M4 relief road: What's happened so far?

Credit: PA

Hundreds of people are expected to protest today over plans for an M4 relief road in Newport to ease traffic

Campaigners will protest outside the Senedd and say it'll cause more congestion and 'damage' wildlife as well as the environment.

At a time when world leaders are at a UN conference to tackle climate change, and shortly after the IPCC report warned the world that climate change is happening at an unprecedented pace and scale, we cannot lock ourselves into a high-carbon polluting future by blowing all Wales' borrowing money and more on this devastating road. This decision symbolises the future we want for Wales - we have a duty to future generations to say No New M4 and invest instead in a sustainable future.

Haf Elgar, Director of Friends of the Earth Cymru
Credit: PA

A second motorway has been proposed to the south of Newport, parallel to the existing M4 motorway from junction 23A at Magar, to junction 29 at Castleton, avoiding the need to widen the Brynglas Tunnels.

What's happened so far?

  • An M4 relief road was first proposed by the Wales Office in 1991, but there was little progress in the following years.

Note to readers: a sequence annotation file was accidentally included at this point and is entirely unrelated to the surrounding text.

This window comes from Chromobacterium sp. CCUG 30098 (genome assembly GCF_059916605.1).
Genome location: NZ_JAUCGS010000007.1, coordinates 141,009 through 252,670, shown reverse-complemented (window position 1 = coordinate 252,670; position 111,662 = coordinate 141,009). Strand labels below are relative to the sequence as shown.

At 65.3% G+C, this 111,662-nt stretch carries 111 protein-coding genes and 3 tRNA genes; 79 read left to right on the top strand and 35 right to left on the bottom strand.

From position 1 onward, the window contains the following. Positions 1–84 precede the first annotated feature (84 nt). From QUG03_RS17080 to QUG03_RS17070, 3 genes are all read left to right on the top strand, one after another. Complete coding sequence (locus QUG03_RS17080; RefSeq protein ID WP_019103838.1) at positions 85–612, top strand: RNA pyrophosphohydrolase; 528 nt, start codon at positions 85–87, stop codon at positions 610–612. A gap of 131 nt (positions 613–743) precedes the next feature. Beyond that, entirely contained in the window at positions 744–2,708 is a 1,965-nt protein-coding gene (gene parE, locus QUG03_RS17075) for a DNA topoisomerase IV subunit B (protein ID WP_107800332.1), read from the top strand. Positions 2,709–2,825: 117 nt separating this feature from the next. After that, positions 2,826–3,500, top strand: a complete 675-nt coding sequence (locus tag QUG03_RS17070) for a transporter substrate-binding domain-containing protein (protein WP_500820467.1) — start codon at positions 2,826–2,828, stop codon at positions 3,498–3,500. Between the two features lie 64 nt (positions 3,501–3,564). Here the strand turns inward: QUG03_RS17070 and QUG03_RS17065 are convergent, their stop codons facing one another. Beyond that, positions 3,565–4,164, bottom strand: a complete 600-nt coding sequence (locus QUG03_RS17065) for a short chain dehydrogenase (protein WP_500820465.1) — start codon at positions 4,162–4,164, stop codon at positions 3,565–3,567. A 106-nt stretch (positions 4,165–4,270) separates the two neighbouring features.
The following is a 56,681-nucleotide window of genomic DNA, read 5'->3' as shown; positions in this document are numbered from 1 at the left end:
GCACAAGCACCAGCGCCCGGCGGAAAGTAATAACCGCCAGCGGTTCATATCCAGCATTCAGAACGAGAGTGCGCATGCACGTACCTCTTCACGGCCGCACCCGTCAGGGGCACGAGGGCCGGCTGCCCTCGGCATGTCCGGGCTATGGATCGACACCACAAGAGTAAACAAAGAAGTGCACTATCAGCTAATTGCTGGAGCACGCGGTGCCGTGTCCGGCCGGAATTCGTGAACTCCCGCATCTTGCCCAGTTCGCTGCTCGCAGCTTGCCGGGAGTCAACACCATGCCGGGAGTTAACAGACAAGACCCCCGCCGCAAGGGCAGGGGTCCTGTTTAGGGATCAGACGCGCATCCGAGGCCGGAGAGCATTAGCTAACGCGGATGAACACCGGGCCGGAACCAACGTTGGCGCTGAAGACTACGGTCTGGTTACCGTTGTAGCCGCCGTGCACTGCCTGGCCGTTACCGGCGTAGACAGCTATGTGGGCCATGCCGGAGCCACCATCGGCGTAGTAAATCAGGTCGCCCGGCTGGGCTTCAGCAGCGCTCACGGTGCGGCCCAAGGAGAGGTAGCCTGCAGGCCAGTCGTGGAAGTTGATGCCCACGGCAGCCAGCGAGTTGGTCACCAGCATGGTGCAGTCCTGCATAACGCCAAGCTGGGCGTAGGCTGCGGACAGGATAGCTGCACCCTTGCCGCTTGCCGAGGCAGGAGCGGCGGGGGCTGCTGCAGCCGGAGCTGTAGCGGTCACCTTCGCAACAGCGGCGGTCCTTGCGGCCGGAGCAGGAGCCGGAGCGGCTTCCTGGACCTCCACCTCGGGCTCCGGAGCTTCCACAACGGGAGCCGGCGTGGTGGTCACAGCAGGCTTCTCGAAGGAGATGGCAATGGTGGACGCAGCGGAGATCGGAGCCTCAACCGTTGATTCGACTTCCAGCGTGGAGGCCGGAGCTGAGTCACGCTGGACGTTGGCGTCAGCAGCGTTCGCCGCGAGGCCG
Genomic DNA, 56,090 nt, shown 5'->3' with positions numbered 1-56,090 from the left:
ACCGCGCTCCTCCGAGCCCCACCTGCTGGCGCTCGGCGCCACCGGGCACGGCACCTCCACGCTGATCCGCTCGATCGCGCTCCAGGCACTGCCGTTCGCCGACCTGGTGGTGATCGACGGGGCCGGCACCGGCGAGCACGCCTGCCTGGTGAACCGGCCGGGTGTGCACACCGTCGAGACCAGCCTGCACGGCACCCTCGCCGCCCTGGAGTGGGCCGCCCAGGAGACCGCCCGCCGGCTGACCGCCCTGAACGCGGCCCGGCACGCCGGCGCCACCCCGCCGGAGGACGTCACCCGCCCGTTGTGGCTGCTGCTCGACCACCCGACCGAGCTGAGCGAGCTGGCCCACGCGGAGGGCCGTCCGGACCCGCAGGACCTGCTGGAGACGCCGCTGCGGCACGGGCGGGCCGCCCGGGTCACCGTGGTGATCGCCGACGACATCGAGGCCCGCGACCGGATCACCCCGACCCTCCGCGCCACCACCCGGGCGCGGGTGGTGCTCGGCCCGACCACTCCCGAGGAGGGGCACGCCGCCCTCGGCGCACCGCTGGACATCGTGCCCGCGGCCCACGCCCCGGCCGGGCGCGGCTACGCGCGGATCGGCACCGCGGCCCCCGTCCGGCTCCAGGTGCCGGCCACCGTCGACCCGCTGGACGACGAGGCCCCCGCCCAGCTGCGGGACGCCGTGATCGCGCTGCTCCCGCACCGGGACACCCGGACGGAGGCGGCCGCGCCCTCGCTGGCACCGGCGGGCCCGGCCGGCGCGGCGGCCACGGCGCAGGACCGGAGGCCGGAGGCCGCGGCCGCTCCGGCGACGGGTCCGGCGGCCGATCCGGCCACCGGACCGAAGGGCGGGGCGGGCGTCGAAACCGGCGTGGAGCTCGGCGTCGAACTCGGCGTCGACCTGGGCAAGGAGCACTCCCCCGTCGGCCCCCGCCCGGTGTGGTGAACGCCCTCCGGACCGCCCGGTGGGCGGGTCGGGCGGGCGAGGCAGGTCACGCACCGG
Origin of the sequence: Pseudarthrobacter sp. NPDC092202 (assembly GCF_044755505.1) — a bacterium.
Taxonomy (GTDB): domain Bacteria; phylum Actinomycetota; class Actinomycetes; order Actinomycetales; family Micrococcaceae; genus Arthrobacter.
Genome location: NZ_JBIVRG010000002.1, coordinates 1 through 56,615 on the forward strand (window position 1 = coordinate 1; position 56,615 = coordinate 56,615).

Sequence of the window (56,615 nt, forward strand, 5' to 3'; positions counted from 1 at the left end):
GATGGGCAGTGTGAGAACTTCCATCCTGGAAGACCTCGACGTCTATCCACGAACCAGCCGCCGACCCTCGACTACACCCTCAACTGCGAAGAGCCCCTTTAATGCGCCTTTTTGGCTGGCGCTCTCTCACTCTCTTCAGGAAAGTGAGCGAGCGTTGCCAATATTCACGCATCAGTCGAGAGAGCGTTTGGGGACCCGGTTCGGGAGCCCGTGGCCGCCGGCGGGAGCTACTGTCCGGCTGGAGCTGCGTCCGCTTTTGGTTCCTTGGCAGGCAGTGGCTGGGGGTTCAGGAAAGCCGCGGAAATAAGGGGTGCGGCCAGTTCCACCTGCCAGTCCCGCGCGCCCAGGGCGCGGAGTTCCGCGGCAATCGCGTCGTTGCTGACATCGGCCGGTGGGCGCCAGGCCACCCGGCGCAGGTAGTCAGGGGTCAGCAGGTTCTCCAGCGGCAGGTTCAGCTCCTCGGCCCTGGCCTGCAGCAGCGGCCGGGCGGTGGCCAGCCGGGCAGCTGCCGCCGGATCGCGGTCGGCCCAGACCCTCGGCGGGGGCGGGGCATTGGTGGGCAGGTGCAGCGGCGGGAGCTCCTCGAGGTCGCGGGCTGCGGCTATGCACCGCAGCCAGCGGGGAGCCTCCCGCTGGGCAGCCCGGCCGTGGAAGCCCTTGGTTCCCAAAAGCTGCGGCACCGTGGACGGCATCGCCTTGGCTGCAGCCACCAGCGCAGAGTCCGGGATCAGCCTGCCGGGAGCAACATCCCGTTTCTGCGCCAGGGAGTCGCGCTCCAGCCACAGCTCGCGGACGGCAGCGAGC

• Plans for the new M4 were announced in March 2006, but in July 2009, the Deputy First Minister Ieuan Wyn Jones announced that the plans were to be dropped.

  • In March 2012, the Welsh Government launched a consultation on plans that could ease congestion on the M4 around Newport.

  • A public consultation exercise opened in March 2012.

The proposed route would bypass the Brynglas tunnels. Credit: ITV Wales
  • In 2014, Wales Transport Minister Edwina Hart said that the preferred "black route" south of Newport between Junctions 23 and 29, including a new crossing of the River Usk, would go ahead.

  • In 2017, a public enquiry was launched to look at the £1.3 billion pound project and its economic impact, environmental and social factors too. It looked at evidence relating to 22 possible alternatives to the 'black route'. During the inquiry, the Welsh government announced that the road will cost an extra £136 million and the opening would also be delayed by two years.

  • In October 2018, AMs were told they will have a "binding vote" on whether to build an M4 relief road before First Minister Carwyn Jones stands down in December.